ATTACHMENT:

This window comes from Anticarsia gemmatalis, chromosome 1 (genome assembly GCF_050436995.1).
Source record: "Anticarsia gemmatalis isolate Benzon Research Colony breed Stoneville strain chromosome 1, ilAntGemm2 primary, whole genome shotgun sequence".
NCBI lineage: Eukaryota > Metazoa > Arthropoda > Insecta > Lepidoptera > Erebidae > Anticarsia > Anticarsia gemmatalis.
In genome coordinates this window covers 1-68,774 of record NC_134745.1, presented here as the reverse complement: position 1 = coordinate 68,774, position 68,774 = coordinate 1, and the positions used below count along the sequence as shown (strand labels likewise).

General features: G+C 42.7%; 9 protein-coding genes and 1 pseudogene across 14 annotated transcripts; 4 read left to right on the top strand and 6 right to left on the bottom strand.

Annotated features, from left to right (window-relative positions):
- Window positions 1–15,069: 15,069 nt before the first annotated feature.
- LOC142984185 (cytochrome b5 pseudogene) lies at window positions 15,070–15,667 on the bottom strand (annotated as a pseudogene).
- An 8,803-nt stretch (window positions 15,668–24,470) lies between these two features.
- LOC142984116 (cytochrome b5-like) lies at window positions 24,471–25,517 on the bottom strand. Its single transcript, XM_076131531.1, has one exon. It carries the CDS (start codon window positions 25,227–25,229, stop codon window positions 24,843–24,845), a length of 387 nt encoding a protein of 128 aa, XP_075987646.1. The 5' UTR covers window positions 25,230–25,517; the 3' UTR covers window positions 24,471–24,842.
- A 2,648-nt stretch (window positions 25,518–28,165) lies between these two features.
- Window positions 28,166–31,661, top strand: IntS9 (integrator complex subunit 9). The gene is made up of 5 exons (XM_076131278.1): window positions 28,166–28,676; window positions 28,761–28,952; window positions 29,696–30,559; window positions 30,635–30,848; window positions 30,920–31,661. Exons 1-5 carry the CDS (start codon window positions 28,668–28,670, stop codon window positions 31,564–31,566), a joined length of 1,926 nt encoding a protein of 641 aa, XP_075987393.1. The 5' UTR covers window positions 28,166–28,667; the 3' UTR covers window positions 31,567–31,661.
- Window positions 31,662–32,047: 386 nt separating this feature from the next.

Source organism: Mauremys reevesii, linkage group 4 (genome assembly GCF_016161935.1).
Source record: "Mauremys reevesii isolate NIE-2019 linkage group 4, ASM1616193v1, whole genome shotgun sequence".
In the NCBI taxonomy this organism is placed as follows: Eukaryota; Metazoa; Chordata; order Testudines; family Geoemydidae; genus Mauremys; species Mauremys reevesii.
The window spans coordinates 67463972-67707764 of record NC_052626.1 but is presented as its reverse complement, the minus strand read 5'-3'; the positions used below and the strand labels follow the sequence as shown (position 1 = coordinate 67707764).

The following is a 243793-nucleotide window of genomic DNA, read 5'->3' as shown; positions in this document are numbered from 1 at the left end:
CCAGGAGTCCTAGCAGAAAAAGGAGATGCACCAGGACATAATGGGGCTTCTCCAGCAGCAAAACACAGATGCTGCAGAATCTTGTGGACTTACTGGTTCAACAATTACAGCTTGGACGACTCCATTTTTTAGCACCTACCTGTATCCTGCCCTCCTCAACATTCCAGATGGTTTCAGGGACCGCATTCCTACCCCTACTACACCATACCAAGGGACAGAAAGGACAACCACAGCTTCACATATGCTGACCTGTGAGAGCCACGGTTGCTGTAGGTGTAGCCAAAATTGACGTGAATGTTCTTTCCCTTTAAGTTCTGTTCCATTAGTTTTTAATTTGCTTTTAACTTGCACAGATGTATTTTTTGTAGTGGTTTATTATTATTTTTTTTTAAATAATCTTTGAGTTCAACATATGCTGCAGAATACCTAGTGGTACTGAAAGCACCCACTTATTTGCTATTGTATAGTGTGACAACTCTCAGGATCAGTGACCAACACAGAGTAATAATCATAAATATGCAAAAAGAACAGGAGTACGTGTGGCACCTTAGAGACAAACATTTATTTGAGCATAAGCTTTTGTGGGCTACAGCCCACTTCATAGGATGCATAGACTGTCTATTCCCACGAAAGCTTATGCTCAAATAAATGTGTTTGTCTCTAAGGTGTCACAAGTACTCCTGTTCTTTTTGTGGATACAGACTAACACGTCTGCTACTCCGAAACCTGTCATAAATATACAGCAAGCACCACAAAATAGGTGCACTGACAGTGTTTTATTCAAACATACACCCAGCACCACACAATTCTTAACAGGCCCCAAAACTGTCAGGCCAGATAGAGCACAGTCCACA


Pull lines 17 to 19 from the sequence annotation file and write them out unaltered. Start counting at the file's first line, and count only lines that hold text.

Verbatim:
The window spans coordinates 67463972-67707764 of record NC_052626.1 but is presented as its reverse complement, the minus strand read 5'-3'; the positions used below and the strand labels follow the sequence as shown (position 1 = coordinate 67707764).

The following is a 243793-nucleotide window of genomic DNA, read 5'->3' as shown; positions in this document are numbered from 1 at the left end:
CCAGGAGTCCTAGCAGAAAAAGGAGATGCACCAGGACATAATGGGGCTTCTCCAGCAGCAAAACACAGATGCTGCAGAATCTTGTGGACTTACTGGTTCAACAATTACAGCTTGGACGACTCCATTTTTTAGCACCTACCTGTATCCTGCCCTCCTCAACATTCCAGATGGTTTCAGGGACCGCATTCCTACCCCTACTACACCATACCAAGGGACAGAAAGGACAACCACAGCTTCACATATGCTGACCTGTGAGAGCCACGGTTGCTGTAGGTGTAGCCAAAATTGACGTGAATGTTCTTTCCCTTTAAGTTCTGTTCCATTAGTTTTTAATTTGCTTTTAACTTGCACAGATGTATTTTTTGTAGTGGTTTATTATTATTTTTTTTTAAATAATCTTTGAGTTCAACATATGCTGCAGAATACCTAGTGGTACTGAAAGCACCCACTTATTTGCTATTGTATAGTGTGACAACTCTCAGGATCAGTGACCAACACAGAGTAATAATCATAAATATGCAAAAAGAACAGGAGTACGTGTGGCACCTTAGAGACAAACATTTATTTGAGCATAAGCTTTTGTGGGCTACAGCCCACTTCATAGGATGCATAGACTGTCTATTCCCACGAAAGCTTATGCTCAAATAAATGTGTTTGTCTCTAAGGTGTCACAAGTACTCCTGTTCTTTTTGTGGATACAGACTAACACGTCTGCTACTCCGAAACCTGTCATAAATATACAGCAAGCACCACAAAATAGGTGCACTGACAGTGTTTTATTCAAACATACACCCAGCACCACACAATTCTTAACAGGCCCCAAAACTGTCAGGCCAGATAGAGCACAGTCCACA